A family member lights candles during a candlelight vigil for passengers onboard the missing Malaysia Airlines Flight MH370. Reuters/Jason Lee

Chinese hackers targeted the computers of high-ranking officials at agencies involved in the investigation of Malaysia Airlines Flight MH370, just a day after it went missing, and stole classified information, a Malaysian newspaper said Wednesday. The news of the hacking comes as Australian Prime Minister Tony Abbott reportedly said that a new underwater hunt for MH370 has a “reasonable chance” of finding the missing jetliner.

A malware disguised as a news report claiming that Flight MH370 had been found was sent in an email to investigators, The Star reported, citing Amirudin Abdul Wahab, CEO of CyberSecurity Malaysia. The report stated that the malware was released after a user clicked on a file that reportedly appeared to be like a PDF document. The agency also reportedly said that about 30 computers were infected by the malware.

“We received reports from the administrators of the agencies telling us that their network was congested with e-mail going out of their servers,” Wahab said, according to The Star. “Those e-mail contained confidential data from the officials’ computers, including the minutes of meetings and classified documents. Some of these were related to the MH370 investigation.”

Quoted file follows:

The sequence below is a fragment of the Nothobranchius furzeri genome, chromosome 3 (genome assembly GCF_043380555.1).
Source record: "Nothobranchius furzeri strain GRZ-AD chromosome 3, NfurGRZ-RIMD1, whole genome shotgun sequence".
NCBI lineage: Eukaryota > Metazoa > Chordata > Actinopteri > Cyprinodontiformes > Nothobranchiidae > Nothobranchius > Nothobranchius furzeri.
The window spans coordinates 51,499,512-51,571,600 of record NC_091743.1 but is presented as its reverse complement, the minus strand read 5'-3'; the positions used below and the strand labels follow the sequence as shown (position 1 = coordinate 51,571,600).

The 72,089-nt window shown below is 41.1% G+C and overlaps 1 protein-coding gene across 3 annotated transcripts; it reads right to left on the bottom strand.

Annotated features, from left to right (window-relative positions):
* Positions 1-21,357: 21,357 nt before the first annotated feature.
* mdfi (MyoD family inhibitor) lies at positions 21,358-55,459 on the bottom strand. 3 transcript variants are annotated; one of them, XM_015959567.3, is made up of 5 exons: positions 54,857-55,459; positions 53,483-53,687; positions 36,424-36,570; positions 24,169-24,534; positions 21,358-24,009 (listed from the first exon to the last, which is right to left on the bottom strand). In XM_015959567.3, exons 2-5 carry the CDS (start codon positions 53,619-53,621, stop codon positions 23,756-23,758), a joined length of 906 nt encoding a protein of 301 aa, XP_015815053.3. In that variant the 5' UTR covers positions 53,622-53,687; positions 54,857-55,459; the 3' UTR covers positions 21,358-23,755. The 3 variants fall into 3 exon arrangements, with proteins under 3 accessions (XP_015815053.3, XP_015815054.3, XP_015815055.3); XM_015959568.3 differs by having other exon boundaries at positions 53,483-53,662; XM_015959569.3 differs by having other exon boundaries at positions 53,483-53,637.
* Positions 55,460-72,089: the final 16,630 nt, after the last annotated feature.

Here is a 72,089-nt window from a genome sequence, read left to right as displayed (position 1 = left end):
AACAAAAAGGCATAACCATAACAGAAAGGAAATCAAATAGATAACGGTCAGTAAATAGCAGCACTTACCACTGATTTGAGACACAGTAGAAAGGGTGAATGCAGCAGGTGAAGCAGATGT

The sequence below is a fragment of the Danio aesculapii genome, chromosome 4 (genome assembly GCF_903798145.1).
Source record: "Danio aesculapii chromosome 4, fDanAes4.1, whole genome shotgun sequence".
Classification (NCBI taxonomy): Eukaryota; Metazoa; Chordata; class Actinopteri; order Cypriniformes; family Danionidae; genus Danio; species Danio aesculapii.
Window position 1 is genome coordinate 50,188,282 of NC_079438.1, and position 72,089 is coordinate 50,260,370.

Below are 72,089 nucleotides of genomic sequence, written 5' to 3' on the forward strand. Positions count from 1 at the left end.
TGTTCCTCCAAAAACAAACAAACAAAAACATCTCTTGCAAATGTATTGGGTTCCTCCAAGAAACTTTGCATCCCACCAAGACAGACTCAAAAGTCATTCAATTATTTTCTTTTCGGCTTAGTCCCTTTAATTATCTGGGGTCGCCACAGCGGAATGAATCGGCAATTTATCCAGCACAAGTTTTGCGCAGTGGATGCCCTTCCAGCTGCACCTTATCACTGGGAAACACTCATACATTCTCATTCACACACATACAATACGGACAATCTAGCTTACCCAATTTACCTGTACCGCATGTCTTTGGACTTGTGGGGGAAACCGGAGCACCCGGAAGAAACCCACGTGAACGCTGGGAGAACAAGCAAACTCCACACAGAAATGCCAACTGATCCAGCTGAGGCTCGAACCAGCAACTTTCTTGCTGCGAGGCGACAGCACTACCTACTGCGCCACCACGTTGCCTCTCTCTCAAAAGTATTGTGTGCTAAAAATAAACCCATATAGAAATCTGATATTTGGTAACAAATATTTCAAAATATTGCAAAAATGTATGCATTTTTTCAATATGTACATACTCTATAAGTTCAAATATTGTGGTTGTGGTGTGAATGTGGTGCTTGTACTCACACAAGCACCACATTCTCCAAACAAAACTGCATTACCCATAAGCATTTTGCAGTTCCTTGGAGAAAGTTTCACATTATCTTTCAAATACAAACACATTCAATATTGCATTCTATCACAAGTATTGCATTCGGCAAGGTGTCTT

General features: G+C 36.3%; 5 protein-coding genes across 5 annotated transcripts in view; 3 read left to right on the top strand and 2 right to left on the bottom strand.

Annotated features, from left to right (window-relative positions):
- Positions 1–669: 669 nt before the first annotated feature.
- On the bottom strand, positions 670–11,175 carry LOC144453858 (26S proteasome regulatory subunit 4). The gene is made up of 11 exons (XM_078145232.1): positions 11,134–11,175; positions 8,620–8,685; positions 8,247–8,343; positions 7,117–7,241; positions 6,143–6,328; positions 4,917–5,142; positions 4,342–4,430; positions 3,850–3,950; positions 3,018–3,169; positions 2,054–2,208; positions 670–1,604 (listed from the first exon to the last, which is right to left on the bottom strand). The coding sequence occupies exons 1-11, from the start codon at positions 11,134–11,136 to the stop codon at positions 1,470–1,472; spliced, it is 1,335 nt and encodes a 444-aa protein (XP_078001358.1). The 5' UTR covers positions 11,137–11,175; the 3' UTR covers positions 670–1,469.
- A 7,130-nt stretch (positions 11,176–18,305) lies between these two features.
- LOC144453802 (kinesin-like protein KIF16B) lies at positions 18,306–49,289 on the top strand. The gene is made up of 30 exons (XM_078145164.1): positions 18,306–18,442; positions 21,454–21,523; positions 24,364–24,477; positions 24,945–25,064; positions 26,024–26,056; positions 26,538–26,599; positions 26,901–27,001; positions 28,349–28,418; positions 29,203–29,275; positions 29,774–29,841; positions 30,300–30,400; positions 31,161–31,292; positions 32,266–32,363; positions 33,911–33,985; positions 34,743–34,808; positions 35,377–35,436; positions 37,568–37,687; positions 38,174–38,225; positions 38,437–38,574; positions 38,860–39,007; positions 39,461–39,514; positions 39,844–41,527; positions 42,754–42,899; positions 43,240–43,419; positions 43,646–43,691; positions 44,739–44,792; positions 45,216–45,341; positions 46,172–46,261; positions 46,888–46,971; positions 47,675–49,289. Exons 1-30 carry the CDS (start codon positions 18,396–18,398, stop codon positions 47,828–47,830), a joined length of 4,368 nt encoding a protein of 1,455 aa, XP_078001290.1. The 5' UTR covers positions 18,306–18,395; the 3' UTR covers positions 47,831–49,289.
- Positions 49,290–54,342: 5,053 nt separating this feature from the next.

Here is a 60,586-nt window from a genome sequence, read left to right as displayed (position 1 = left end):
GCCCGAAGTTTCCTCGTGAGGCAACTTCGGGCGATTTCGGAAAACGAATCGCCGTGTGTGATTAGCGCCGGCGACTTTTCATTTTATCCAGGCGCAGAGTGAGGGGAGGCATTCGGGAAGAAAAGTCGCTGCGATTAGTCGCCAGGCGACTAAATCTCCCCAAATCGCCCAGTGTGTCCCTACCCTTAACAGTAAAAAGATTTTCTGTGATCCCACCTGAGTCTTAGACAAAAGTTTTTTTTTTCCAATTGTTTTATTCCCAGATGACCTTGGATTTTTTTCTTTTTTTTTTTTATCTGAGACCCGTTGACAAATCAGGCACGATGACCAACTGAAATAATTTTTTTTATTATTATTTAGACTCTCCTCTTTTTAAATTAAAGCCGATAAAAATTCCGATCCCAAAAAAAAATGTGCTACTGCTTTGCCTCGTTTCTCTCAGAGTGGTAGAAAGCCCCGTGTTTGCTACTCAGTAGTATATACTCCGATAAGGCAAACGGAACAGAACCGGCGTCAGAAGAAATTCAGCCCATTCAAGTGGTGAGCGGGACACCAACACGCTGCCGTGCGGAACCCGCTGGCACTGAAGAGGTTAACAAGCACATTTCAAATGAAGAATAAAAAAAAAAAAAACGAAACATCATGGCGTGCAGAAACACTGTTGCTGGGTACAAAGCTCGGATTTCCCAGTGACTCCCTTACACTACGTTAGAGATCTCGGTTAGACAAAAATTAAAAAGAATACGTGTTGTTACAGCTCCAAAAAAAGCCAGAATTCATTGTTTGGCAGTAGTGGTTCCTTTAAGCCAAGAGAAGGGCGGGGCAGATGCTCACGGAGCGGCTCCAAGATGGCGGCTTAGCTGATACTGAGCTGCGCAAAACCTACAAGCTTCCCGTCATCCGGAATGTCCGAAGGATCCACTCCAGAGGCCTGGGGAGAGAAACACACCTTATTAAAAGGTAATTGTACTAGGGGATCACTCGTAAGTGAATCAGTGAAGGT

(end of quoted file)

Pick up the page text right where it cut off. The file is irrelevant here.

The Star reported that CyberSecurity Malaysia blocked transmissions of the data, but some information had already been sent from the computers to an IP address that was tracked to China.

“This was well-crafted malware that antivirus programs couldn’t detect. It was a very sophisticated attack,” Wahab reportedly said.

Malaysian authorities are reportedly working with Interpol to investigate the incident, which targeted agencies including Malaysia’s Civil Aviation Department, the National Security Council as well as Malaysia Airlines.

Meanwhile, Abbott reportedly said on Wednesday that a more intensive underwater search is being scheduled for the missing Boeing 777, which disappeared on March 8 with 239 people on board, shortly after leaving Kuala Lumpur for Beijing.

"They are now going to search the entire probable impact zone which is, from memory, something like 60,000 square kilometres (23,000 square miles) of the ocean floor, off the coast of Western Australia," Abbott told the Australian Broadcasting Corporation, media reports said, citing Agence France-Presse.

"If the plane is down there, and the best expert advice is that it did go into the water somewhere in this arc off the coast of Western Australia, if the plane is down there, there is a reasonable chance that we'll find it because we are using the best possible technology."

The search for Flight MH370 has been on for more than five months and is yet to unearth concrete clues as to the plane's whereabouts, making it one of the most expensive in aviation history.